Was pre-war capitalism solely responsible for America's prosperity in the 1900s?
There were many factors responsible for our prosperity in the 1900s. I will focus on the prosperity of the 1920s and the 1950s since you are referencing a pre-war time period in your question.
There are similarities to the prosperity of the 1920s and the 1950s. In both time periods, there was a great deal of demand for products due to the sacrifices people made during World War I and during World War II. Many products weren’t being produced, and others were in short supply. When the wars ended, people felt more confident about spending. They also wanted to buy various products because they postponed those purchases during both world wars.
Government policies also helped promote prosperity after each war. In the 1920s, the government got out of the way of businesses. With a policy of laissez-faire, businesses were free to do many things. Many new products were invented during this time. Because of these factors, more jobs were created, people had more money to spend, and they also had more free time. This helped boost our economy significantly. After World War II, the government passed the GI Bill of Rights. The GI Bill of Rights gave soldiers loans to go to school, to build houses, and to start businesses. This also led to significant economic growth and prosperity.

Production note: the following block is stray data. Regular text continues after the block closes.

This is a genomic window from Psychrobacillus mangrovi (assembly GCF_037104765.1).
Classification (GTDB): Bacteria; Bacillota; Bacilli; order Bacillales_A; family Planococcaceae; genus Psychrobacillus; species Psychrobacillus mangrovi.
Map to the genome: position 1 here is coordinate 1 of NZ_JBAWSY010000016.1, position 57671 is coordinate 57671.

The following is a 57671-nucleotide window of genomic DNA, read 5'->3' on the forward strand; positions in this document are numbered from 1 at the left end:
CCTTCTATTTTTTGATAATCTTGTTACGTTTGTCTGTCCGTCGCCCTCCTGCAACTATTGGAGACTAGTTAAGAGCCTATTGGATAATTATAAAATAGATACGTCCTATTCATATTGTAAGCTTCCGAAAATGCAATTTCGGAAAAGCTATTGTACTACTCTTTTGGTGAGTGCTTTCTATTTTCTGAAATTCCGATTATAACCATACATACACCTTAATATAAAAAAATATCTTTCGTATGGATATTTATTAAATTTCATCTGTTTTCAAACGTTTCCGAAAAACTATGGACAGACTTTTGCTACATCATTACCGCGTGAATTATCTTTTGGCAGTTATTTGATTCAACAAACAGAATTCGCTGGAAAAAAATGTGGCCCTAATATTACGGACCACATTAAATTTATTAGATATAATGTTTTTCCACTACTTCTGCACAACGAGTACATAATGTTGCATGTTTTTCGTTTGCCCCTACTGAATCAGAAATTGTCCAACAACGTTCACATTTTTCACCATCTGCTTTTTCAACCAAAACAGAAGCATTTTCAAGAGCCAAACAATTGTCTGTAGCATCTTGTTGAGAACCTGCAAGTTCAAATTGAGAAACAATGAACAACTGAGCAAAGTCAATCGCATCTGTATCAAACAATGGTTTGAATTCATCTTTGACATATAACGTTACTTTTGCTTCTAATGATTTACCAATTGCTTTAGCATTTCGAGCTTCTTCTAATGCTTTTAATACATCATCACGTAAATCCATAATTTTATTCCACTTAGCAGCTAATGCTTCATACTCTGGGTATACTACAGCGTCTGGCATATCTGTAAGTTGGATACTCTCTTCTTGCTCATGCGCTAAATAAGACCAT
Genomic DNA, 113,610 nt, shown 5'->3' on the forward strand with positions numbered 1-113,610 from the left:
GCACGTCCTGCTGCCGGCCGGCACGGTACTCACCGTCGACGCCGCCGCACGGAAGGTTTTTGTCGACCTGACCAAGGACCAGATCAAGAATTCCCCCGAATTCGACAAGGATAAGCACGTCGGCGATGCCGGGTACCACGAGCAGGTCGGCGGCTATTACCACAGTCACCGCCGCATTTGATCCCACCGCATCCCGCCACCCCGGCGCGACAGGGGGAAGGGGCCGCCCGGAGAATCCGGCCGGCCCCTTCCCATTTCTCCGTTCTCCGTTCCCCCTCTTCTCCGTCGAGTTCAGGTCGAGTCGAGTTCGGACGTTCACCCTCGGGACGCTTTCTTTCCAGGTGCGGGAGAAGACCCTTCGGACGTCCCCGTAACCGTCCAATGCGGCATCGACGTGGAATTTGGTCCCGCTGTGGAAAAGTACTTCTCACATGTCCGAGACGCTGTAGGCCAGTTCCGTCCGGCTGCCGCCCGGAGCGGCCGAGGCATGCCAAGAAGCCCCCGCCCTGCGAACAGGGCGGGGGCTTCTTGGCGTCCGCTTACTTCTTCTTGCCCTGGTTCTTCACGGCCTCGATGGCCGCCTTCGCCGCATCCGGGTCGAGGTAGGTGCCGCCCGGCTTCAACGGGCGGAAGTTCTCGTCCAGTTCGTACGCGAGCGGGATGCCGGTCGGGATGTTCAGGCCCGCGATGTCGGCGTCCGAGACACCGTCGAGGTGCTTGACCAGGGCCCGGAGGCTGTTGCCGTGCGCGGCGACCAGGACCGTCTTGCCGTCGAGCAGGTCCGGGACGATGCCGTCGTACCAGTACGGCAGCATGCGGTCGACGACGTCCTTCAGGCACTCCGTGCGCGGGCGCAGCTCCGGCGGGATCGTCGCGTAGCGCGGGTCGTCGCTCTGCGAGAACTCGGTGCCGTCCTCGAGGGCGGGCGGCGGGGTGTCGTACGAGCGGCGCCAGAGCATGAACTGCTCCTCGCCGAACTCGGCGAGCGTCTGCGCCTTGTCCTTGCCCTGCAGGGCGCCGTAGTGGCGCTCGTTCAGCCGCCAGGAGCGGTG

Our capitalist economic system was also a factor in the prosperity of the 1920s and the 1950s. With the marketplace determining price and supply and with limited government involvement in the economy, we were able to enjoy times of prosperity. However, it wasn’t just our capitalist economic system that allowed this prosperity to occur. Other forces had to be in effect to help promote the prosperous time. With a pent up demand for products, with government policies that encouraged economic growth, and with the freedoms available in a capitalist economic system, our economy grew significantly, and we experienced a great deal of prosperity after World War I and after World War II.